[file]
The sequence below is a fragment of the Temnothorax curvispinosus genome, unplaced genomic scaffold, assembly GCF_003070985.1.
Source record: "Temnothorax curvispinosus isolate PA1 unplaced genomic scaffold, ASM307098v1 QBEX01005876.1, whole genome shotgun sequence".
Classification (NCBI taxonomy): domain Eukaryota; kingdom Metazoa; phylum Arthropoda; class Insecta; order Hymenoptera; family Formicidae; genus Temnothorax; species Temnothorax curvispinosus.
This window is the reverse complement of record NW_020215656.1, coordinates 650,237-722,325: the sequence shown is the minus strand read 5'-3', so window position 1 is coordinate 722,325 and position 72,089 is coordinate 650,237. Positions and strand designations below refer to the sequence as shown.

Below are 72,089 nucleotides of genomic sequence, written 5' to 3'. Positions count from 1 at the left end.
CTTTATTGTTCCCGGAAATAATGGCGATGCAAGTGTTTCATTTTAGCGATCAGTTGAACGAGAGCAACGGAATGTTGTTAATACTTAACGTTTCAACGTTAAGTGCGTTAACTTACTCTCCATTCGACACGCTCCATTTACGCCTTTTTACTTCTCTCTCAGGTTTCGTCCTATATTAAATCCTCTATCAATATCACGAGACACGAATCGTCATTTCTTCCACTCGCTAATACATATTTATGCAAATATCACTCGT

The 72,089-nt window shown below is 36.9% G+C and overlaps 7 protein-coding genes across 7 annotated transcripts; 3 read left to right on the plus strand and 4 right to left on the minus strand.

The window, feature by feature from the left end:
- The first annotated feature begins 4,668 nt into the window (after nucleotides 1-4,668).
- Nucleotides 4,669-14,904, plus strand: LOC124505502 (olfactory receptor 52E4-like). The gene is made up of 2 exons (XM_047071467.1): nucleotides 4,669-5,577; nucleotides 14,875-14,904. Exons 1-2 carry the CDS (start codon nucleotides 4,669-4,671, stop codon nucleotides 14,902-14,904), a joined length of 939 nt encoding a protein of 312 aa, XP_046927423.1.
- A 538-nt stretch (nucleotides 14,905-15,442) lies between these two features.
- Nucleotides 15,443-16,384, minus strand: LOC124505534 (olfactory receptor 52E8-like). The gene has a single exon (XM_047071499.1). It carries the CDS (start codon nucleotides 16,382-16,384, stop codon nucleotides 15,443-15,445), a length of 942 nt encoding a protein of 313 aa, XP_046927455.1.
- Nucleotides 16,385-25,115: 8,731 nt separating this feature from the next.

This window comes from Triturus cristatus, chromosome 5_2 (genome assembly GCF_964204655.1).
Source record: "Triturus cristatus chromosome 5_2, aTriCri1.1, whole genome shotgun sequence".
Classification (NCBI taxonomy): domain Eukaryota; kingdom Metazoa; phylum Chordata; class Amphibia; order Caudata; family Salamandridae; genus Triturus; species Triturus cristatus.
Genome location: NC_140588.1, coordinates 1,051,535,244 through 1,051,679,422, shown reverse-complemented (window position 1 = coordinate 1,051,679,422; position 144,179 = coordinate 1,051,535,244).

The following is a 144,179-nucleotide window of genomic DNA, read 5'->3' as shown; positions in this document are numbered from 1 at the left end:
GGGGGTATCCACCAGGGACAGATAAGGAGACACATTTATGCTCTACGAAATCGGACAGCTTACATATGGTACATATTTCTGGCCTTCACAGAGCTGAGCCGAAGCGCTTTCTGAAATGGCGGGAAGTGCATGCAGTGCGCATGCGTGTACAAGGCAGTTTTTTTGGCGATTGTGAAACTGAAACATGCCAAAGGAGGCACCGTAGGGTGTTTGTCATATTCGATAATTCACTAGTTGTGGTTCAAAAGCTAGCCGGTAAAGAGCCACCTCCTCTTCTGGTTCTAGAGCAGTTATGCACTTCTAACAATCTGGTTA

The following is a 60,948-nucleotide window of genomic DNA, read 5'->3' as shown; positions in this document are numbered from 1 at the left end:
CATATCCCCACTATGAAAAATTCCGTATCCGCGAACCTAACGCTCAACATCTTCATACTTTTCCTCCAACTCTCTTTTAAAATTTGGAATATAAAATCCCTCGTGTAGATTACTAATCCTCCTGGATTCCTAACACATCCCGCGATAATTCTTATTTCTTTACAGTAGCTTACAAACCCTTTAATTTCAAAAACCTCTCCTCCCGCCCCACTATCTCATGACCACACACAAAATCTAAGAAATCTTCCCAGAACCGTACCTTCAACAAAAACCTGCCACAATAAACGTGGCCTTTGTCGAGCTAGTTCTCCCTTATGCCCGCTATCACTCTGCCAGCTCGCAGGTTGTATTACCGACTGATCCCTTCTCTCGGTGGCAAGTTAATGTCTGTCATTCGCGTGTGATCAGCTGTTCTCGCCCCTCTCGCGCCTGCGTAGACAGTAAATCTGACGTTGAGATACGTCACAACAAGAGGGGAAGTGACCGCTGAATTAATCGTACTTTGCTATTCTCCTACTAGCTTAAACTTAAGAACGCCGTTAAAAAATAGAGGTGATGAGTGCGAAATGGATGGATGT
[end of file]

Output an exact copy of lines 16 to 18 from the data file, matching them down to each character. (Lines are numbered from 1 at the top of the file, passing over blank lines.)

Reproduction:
Classification (NCBI taxonomy): domain Eukaryota; kingdom Metazoa; phylum Chordata; class Amphibia; order Caudata; family Salamandridae; genus Triturus; species Triturus cristatus.
Genome location: NC_140588.1, coordinates 1,051,535,244 through 1,051,679,422, shown reverse-complemented (window position 1 = coordinate 1,051,679,422; position 144,179 = coordinate 1,051,535,244).

The following is a 144,179-nucleotide window of genomic DNA, read 5'->3' as shown; positions in this document are numbered from 1 at the left end: